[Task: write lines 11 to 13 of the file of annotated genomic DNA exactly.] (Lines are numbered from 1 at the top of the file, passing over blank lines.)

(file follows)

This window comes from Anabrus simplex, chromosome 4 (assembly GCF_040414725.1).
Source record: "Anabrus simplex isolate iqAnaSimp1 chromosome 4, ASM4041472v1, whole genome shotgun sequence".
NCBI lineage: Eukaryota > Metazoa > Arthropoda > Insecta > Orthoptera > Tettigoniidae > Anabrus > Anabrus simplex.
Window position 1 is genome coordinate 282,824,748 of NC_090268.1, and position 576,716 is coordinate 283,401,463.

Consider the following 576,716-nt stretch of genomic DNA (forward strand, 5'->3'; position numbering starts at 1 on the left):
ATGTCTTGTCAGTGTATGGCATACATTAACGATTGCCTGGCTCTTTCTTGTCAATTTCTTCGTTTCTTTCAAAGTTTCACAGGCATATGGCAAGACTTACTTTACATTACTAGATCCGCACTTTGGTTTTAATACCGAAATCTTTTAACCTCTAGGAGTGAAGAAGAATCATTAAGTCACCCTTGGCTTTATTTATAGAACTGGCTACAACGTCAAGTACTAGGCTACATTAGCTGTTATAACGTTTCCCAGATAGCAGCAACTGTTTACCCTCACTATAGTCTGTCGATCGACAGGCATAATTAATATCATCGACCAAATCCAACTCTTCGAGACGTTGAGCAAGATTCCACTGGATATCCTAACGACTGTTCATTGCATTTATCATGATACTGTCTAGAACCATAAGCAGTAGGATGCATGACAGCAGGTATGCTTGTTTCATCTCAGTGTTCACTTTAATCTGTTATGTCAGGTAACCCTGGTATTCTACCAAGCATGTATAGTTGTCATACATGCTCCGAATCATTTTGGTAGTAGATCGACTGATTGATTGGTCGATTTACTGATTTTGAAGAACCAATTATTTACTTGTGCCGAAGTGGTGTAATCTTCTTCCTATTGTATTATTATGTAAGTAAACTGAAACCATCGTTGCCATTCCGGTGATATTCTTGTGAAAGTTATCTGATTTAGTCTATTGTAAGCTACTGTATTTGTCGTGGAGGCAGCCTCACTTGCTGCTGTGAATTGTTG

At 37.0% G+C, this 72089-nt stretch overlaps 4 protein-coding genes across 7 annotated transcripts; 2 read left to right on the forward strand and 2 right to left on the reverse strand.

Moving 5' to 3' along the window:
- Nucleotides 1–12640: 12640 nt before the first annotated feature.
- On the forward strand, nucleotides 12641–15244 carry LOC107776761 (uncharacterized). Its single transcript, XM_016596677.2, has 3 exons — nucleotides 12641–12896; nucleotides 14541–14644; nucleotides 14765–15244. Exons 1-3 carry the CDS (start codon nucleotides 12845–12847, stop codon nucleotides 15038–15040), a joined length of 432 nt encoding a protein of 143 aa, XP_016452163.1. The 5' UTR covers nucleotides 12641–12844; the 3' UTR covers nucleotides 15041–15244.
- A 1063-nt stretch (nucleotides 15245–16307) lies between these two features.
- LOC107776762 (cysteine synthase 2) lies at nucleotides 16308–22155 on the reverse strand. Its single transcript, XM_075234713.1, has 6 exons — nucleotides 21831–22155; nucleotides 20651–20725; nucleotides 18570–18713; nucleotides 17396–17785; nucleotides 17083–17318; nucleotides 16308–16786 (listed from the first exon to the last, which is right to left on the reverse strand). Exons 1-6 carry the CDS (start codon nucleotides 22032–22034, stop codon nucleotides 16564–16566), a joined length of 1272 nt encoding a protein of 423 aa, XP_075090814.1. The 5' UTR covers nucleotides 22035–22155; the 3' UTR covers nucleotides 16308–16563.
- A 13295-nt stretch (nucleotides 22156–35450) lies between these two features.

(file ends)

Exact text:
- A 1063-nt stretch (nucleotides 15245–16307) lies between these two features.
- LOC107776762 (cysteine synthase 2) lies at nucleotides 16308–22155 on the reverse strand. Its single transcript, XM_075234713.1, has 6 exons — nucleotides 21831–22155; nucleotides 20651–20725; nucleotides 18570–18713; nucleotides 17396–17785; nucleotides 17083–17318; nucleotides 16308–16786 (listed from the first exon to the last, which is right to left on the reverse strand). Exons 1-6 carry the CDS (start codon nucleotides 22032–22034, stop codon nucleotides 16564–16566), a joined length of 1272 nt encoding a protein of 423 aa, XP_075090814.1. The 5' UTR covers nucleotides 22035–22155; the 3' UTR covers nucleotides 16308–16563.
- A 13295-nt stretch (nucleotides 22156–35450) lies between these two features.